When I was young, my mother had a shoe box and a shirt size gift box full of photos that she kept in the linen closet. Every so often, I would ask if we could get them out and go through them. We would sit at the kitchen table with the photos in a heap. My sisters and I would ask who the people were, and Mom would tell us about them. That was probably what first sparked my interest in genealogy.
I began actively digging for information to put my family tree together in 1981. My Aunt Frances Herbold had been at it for decades by that time. A lot of time and legwork was involved when she was doing her work. There was no Internet. She wrote scores of letters to people, asking for information. She must have spent hours and hours looking through old rolls of microfilm, which could easily cause a person to go blind or insane, or both. Aunt Frances, God bless her, furnished me with a bare bones genealogy to start with. When she passed away, my Uncle sent all of her genealogy materials to me.
Many years passed, and little by little my family tree grew. Then one day I was watching the aftermath of Hurricane Katrina on CNN. I was horrified to see the devastation, but what struck me most was that so many people had lost every picture, every slip and scrap of paper they ever had. I thought of all the family photos, letters and documents I had accumulated over the years. It was hard for me to imagine I could experience such a loss, but it got me started looking for a way to preserve and share these things with others who might be interested.
A short time later, I discovered findagrave. While I haven't posted everything, a large part of my family tree is here. Findagrave is a wonderful place to preserve and share information and photos and to honor those who came before us. That is the reason I do what I do here. I have also met a lot of new cousins here.
My husband and I live just north of Seattle, Washington. I have adopted Holyrood Catholic Cemetery as the one I work on almost exclusively now. I finished entering the names, burial dates and grave locations (from the Catholic Cemetery website) for all of the burials there in late February, 2012. In May, 2013, findagrave showed the cemetery was 29% photographed. I finished photographing the graves in July, 2015, so the vast majority of memorial pages at Holyrood include grave photos, or, when there is no visible marker, an area photo. As I learn of new burials at Holyrood, I add them to findagrave, and I keep several virtual cemeteries that remind me to follow up and get grave photos.
If you have suggestions or requests for transfers, please contact me using the "Edit" tab toward the top right hand corner of the person's memorial page. Making your request this way gives me all the information I need to fulfill your request. Please keep in mind that I will add any information or corrections you send me, but I will also credit you as the contributor of that information. I do this because I don't have time to confirm all the information people send to me, and the question, "Where did you get your information?" is answered right there on the page. If you don't have a findagrave ID, I will use your email address when crediting you as contributor of information.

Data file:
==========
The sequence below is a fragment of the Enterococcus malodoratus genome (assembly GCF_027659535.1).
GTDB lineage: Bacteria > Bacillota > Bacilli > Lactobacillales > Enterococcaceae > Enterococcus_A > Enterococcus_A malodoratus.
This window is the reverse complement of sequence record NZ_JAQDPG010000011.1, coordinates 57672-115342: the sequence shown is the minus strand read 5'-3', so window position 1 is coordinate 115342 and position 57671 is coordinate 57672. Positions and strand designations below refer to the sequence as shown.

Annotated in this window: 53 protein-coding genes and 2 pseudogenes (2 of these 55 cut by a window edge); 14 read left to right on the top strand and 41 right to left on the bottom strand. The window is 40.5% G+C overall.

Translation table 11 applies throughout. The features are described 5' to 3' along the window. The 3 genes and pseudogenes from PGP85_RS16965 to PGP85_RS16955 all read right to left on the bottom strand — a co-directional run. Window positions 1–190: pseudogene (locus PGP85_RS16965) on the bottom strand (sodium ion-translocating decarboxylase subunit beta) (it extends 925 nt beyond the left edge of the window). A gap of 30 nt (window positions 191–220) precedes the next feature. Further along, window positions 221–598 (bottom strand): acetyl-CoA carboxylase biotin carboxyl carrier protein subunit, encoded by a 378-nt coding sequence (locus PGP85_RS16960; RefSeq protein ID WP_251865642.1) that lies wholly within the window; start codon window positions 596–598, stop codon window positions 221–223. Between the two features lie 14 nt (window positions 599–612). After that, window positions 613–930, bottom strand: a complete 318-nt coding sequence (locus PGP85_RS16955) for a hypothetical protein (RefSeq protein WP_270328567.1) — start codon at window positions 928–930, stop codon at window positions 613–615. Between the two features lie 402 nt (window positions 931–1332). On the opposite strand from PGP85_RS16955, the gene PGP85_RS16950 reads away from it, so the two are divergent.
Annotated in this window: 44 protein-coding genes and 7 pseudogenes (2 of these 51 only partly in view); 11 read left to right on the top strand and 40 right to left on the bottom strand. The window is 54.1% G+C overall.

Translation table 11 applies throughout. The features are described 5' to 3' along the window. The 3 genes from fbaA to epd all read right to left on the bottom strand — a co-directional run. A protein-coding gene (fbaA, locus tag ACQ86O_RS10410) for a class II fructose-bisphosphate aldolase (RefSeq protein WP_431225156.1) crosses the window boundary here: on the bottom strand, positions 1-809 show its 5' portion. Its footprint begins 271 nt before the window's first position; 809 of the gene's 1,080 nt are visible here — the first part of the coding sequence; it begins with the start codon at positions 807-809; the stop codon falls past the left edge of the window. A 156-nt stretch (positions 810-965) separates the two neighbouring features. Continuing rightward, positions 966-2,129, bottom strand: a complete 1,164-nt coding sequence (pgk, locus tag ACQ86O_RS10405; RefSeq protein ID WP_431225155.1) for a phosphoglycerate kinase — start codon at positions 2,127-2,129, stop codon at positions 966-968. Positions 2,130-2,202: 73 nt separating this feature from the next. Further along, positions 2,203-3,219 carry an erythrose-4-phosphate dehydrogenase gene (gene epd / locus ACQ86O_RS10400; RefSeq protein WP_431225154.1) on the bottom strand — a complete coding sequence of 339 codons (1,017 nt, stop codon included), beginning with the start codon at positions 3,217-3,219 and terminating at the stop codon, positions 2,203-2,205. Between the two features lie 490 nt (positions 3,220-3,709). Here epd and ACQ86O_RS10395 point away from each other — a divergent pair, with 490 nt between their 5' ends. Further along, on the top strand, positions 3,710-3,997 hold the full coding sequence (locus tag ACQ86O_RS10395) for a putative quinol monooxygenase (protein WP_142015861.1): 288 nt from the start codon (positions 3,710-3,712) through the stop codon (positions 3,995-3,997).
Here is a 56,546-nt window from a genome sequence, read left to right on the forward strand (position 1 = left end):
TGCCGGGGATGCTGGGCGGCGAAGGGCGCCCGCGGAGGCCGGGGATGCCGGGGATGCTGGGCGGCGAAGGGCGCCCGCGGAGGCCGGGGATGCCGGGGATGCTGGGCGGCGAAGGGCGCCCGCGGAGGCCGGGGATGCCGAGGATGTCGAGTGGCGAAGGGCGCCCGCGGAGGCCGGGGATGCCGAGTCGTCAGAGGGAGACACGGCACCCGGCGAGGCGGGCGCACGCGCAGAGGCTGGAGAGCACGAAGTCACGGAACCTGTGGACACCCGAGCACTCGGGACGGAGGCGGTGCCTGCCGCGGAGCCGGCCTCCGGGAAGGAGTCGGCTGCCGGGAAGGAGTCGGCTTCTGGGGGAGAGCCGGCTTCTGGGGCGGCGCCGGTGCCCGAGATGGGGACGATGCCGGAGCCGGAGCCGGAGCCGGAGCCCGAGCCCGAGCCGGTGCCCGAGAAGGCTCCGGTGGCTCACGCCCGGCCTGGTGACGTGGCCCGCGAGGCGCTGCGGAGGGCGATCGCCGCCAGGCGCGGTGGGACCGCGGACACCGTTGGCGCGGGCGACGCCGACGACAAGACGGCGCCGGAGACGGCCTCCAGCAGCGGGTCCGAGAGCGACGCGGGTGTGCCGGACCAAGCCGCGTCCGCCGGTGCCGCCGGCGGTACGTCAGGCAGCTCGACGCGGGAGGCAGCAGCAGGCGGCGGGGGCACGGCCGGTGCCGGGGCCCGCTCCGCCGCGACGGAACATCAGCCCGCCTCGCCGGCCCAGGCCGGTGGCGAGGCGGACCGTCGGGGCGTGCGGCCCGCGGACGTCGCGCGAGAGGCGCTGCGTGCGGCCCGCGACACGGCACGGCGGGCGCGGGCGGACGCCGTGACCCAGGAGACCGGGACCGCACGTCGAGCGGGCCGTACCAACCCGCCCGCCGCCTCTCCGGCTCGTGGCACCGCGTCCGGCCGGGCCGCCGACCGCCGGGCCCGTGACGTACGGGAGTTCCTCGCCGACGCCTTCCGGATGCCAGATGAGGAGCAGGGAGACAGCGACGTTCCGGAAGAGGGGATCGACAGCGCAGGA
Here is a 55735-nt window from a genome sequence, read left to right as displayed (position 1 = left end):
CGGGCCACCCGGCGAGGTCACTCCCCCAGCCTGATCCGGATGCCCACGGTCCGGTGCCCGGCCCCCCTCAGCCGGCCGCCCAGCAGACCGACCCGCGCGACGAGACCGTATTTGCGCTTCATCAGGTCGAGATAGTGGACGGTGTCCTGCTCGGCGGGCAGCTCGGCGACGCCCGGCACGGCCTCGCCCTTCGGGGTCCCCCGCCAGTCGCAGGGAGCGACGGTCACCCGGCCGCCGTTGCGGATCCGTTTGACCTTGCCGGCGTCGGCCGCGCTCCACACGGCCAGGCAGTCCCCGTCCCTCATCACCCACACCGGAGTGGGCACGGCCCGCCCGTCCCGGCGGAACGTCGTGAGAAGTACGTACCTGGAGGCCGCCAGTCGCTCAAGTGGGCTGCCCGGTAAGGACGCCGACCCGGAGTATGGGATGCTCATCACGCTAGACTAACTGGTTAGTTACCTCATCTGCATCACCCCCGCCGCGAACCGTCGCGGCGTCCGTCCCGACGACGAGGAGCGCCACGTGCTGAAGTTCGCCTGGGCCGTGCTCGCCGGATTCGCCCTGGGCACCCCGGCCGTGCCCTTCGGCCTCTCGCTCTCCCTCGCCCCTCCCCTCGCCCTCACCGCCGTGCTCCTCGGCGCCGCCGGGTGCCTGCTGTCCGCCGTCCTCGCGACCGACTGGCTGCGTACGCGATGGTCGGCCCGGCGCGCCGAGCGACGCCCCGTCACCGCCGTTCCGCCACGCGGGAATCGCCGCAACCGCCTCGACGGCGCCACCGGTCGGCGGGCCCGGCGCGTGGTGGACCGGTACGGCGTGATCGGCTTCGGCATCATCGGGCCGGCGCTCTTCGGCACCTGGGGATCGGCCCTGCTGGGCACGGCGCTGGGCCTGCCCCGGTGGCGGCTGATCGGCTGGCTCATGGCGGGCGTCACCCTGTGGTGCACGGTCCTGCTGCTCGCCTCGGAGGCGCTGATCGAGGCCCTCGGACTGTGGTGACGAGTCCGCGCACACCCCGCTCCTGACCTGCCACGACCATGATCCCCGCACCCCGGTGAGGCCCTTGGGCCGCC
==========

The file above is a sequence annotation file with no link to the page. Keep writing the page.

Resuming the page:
I love taking grave photos at Holyrood. You can contact me directly if you would like for me to get a grave photo, or you can make your photo request from a person's memorial page. If you see an inferior grave photo that I have taken, feel free to ask me to try to get a better one, and I will.
For me, this is not about collecting a huge number of memorials. It is about trying to help people find their loved ones. I hate to think anyone is forgotten. It is, as I said before, about memorializing and honoring those who have gone before us. I would like nothing more than to see all memorial pages in the loving care of family or friends.
If I'm being honest though, I have to say my least favorite transfer request is: "Please transfer my relative." I have transferred to people based on this kind of request, and the result is less than satisfying. No information or photos are added; no family connections made; they do not respond to edit requests, and I wonder why the person thought they wanted to maintain the memorial page in the first place.
My favorite transfer request goes something like this: "So-and-so was a family friend. We lived next door to her for many years. She was like a second mother to me. I remember when... Birth Date: xxx; Birth Place: xxx; Maiden Name: xxx, etc. I have also added a photo of her." Transfer requests like this will be made in a heartbeat. I love learning something about every person in Holyrood (my adopted cemetery). I smile every time I think about the feisty little lady in Holyrood who stabbed her abusive husband in the neck, and the photo on her memorial page is a mug shot (although you can't tell at first glance). And there are others... so many others.
Names I am working on:
~ Every Herbold group I can find ~
Berardi ~ Nigro ~ Zeek ~ Ellis ~ Edgerton ~
Lytle ~ Olmer ~ Vassar/Vasser ~ Dowell ~